The past couple of years there was so much going on
around them that affected their lives,
they were losing money in their stock market accounts, their 401Ks.
Economically the country was falling apart
people were losing their jobs and
I feel like we really rose to the occasion.
It's one thing to go in there cover the unfolding tragedy and then leave.
Very early on we decided that was not how we were going to do it.
We were going to remain focused on the story for a long time.
For the first time on a foreign assignment,
I was accompanied by a video editor.
We were editing on the fly, sending stories in,
putting them up on Time.com, and getting instant response from readers.
Again these are new kinds of commitments over
and above the the enormous commitment we've always given to big stories.
And the fact that we're able to do this
in a very difficult economic environment tells you
something about how serious we are.
Over the last 30 or 40 years our focus has broadened
so much to cover things that are more of interest to women.
In 1947 Life devoted 14 pages to the changing women's role.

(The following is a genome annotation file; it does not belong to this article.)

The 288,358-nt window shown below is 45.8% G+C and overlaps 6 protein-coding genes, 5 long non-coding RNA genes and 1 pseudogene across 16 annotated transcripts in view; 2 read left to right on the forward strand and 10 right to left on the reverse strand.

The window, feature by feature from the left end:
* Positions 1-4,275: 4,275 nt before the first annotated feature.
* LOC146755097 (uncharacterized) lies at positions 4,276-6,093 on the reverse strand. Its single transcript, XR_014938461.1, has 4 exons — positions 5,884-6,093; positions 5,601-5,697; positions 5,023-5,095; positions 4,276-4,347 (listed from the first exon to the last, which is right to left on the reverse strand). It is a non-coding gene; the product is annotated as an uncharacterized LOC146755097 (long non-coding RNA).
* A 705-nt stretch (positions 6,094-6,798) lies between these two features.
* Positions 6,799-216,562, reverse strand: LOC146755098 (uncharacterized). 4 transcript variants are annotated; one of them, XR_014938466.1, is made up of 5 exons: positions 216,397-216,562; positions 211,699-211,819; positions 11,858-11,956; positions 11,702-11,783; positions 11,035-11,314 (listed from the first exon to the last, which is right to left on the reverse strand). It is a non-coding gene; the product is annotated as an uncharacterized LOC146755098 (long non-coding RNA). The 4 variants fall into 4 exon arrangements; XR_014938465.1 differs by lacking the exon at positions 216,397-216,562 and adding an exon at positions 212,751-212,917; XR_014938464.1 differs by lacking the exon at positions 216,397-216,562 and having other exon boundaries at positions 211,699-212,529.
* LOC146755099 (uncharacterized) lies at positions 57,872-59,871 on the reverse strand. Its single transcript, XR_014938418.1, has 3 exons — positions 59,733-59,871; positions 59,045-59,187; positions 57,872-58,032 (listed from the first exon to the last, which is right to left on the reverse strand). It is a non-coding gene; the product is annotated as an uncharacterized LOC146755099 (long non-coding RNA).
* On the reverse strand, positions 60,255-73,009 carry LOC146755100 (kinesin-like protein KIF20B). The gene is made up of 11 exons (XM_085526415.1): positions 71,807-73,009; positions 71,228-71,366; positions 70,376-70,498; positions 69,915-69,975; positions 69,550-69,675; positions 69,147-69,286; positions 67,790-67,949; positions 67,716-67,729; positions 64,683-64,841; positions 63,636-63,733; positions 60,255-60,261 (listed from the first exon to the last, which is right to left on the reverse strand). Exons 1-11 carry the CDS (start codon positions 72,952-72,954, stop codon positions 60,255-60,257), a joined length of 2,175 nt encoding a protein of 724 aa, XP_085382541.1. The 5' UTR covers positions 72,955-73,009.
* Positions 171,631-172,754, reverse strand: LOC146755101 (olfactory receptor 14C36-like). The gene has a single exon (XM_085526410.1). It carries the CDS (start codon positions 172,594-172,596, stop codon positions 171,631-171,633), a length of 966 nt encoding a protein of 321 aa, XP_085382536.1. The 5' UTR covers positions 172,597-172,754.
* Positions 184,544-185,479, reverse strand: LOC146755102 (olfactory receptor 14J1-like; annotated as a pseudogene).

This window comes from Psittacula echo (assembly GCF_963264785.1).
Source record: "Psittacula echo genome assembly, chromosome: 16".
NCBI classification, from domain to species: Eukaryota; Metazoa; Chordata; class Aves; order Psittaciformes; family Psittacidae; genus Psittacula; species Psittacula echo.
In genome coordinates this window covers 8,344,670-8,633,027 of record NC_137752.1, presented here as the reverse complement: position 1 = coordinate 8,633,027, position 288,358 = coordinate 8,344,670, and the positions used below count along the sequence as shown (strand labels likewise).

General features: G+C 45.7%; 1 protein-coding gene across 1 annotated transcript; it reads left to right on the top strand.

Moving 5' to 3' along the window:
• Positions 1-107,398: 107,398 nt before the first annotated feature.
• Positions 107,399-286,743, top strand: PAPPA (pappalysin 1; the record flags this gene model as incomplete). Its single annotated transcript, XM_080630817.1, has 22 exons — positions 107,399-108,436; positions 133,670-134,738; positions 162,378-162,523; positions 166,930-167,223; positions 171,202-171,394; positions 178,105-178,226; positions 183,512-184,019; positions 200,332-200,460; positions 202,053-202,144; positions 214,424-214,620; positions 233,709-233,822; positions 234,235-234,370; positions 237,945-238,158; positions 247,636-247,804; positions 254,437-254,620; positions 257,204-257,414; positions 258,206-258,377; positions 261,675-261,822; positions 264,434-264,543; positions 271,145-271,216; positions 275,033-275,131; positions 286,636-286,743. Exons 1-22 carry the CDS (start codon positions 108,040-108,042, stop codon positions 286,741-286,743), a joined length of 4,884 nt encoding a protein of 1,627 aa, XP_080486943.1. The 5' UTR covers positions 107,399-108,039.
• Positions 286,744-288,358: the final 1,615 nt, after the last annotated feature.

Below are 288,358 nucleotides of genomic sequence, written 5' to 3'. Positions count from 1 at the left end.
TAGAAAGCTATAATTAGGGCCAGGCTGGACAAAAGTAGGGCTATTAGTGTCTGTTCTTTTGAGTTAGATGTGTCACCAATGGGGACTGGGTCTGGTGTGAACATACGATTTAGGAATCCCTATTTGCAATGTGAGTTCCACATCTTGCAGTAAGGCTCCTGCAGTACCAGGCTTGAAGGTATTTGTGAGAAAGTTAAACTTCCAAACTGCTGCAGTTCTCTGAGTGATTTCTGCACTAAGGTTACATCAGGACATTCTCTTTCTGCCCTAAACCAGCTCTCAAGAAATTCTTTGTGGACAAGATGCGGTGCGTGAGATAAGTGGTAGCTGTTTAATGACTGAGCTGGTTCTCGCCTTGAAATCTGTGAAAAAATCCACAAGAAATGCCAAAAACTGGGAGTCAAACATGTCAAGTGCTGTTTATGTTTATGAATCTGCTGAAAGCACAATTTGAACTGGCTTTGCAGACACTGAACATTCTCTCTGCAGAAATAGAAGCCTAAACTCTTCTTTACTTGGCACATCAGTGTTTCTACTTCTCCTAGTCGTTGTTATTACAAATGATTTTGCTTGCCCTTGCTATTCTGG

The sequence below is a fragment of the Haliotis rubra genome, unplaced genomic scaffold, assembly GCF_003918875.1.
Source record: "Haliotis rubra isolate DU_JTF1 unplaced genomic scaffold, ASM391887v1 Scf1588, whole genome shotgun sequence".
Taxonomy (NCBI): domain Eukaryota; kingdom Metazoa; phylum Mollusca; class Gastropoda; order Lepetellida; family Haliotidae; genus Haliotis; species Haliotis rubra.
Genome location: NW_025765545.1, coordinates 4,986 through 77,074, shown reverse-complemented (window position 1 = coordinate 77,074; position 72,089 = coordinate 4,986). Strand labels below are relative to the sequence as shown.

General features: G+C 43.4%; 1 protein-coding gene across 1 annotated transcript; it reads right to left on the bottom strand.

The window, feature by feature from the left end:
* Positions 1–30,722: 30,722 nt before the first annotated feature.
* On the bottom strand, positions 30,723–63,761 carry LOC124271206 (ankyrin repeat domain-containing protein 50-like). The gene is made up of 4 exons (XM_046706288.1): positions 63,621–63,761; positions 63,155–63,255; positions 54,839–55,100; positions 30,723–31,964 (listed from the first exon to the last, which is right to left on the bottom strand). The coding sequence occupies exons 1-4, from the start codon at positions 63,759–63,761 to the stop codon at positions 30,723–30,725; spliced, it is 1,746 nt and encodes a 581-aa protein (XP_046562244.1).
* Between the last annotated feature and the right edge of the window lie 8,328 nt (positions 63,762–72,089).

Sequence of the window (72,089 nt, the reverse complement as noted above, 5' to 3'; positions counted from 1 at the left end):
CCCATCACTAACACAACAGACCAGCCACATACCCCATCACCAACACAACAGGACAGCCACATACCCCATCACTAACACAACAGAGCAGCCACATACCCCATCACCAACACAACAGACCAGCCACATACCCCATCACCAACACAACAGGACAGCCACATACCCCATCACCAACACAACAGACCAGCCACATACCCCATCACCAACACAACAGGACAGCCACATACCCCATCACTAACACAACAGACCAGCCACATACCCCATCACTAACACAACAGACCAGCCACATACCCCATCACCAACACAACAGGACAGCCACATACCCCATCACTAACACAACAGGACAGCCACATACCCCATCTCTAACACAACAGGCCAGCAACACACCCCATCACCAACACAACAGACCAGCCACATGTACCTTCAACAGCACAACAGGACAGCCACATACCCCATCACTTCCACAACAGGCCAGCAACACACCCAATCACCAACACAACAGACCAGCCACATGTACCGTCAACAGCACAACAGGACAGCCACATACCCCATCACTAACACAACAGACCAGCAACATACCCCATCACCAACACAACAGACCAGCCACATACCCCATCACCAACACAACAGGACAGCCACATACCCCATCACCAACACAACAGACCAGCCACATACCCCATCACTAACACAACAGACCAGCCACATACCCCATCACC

It showed one week's work for a housewife.
It so clearly dispelled the comic myth
of the housewife sitting at home eating bon-bons.
This was a 100-hour work week.
In the summer of 1973, Andrew Heiskell
who was our chairman of the board sent a printed dummy
of People Magazine to Clare Booth Luce, Henry Luce's widow.
And it arrived just as she was heading over to the beauty palor
and it immediately caught the attention of her hairdresser and the manicurist.
And she wrote back transcribing the giddy back and fourth.
She said it was destined to be read in every hair dressing salon,
every doctors office, because it was just like eating peanuts.
She couldn't stop once she began.
When we launched the magazine were promising advertisers
that we would sell a million copies every week.
And I was frantically trying to pick covers
that would sell on the newstands.
Telly Savalas was in a show called Kojak, a big,
big hit that summer.
And we shot Telly from the waist up.
I mean this was just a great big blob of glistening flesh.
We must have gotten a score of letters from women saying,
Okay, you showed me the top half of Telly,
when are you gonna show me the bottom half?
We didn't quite understand but, it's been happily making money ever since.
These magazines are shorthand for what's on the public's mind.
If there is one word that sums up everything would deliver to the reader,
it is understand.
You can get news anywhere, but if you want to understand
what's going on, that's what we want.
And people, 10 years from now, 20 years from now,
100 years from now, are always going to want that.